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Where The Crawdads Sing

Director – Olivia Newman – 2022 – US – Cert. 15 – 125m

***1/2

A young woman who grew up alone in the North Carolina Marshlands is the prime suspect for a murder she may or may not have committed – out in cinemas on Friday, July 22nd

The body of Chase Andrews (Harris Dickinson) is discovered having fallen to his death from an old, 63’ high viewing platform. But did he fall or was he pushed? The reclusive, local outcast and so-called ‘Marsh Girl’ Kya Clarke (Daisy Edgar-Jones) swiftly becomes the prime suspect after sheriffs find a red, woolly hat at her house, a fibre from which matches one found on Chase’s corpse.

As the investigation proceeds in the generic form of a whodunit by way of a courtroom drama, with the kindly Tom Milton (David Strathairn) as her self-appointed defence attorney against the state prosecutor in her jury trial, the narrative spilts into two separate strands, with the story of Kya’s personal history from childhood to the then present day of 1969 running in parallel until… well, refusing to divulge spoilers forbids me from saying, except that the final reel and the ending are arguably the most satisfying part of this engrossing movie.… Read the rest

Categories
Features Live Action Movies

Europa

Director – Haider Rashid – 2021 – Iraq, Italy, Kuwait – Cert. 12a – 75 m

****

A young Iraqi migrant is hunted by mercenaries after he crosses the Turkish/Bulgarian border – out in cinemas and on demand on Friday, March 18th

A number of movies hang over this bold adventure thriller about Kamal (Adam Ali), a young Iraqi migrant who after crossing from Turkey into Bulgaria finds himself hunted by paramilitaries with guns and balaclavas. One is the gothic classic The Most Dangerous Game / The Hounds Of Zaroff (Irving Pichel, Ernest B.Schoedsack, 1932) in which the passengers of a luxury liner shipwrecked on an island find themselves in a deadly relationship with the big game hunter who lives there. The others are much more recent. Utøya July 22 (Erik Poppe, 2018) is a one take recreation of the Utøya teen camp Summer massacre in which kids attempted to survive a rampaging gunman while Son Of Saul (László Nemes, 2015) follows a Jewish worker-prisoner around a Nazi death camp.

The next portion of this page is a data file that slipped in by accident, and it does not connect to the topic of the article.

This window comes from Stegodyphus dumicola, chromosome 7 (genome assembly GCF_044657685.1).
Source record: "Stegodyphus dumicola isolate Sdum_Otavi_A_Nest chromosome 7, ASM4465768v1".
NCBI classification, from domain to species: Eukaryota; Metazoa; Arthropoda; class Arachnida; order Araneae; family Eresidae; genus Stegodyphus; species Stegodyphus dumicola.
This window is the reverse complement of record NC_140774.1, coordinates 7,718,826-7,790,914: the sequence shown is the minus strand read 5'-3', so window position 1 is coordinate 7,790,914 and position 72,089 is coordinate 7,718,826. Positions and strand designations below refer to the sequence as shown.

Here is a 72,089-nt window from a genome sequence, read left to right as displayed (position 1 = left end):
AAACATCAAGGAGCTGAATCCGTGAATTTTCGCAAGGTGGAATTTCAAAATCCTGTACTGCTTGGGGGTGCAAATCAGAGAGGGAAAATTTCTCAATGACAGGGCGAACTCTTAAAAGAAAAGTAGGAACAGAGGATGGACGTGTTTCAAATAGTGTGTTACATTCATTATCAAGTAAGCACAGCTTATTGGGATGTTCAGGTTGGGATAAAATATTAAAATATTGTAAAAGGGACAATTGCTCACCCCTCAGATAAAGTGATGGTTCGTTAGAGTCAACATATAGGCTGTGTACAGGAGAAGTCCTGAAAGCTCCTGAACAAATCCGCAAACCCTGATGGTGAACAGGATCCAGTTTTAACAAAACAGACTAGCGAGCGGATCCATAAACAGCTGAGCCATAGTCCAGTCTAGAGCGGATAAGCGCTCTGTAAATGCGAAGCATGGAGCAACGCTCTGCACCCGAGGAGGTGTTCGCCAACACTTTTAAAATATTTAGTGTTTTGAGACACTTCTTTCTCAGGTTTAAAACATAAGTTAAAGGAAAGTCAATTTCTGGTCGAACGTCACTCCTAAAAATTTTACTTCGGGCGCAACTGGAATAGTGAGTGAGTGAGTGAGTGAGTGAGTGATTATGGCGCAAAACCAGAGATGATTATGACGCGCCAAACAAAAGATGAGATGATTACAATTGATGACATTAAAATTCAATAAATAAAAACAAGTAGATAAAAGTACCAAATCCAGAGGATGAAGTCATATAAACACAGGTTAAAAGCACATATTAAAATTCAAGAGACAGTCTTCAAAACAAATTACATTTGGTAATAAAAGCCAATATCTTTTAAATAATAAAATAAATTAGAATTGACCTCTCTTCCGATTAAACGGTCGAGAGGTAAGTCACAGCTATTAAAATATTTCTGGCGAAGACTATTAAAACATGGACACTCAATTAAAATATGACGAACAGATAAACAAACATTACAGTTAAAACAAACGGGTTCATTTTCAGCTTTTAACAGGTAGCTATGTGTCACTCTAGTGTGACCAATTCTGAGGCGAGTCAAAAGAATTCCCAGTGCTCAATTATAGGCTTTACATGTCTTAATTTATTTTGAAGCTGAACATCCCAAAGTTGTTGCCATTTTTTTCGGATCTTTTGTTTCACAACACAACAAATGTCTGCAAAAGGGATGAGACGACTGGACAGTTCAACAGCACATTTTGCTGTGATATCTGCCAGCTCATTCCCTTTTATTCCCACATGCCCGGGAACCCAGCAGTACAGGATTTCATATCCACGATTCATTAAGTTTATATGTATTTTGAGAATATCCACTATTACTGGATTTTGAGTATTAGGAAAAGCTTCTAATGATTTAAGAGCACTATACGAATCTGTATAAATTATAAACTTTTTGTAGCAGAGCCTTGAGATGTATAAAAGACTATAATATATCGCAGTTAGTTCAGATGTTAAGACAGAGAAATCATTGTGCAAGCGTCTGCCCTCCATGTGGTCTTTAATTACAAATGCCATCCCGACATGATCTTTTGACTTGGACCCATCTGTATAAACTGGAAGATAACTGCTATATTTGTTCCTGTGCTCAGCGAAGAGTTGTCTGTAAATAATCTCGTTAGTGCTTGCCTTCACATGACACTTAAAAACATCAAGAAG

The connection with The Most Dangerous Game may actually be coincidental rather than deliberate, since what inspired Rashid was stories of real life migrants’ experiences. The locations are a Bulgarian woods not a constructed Hollywood jungle set, yet it fits neatly into that lineage.… Read the rest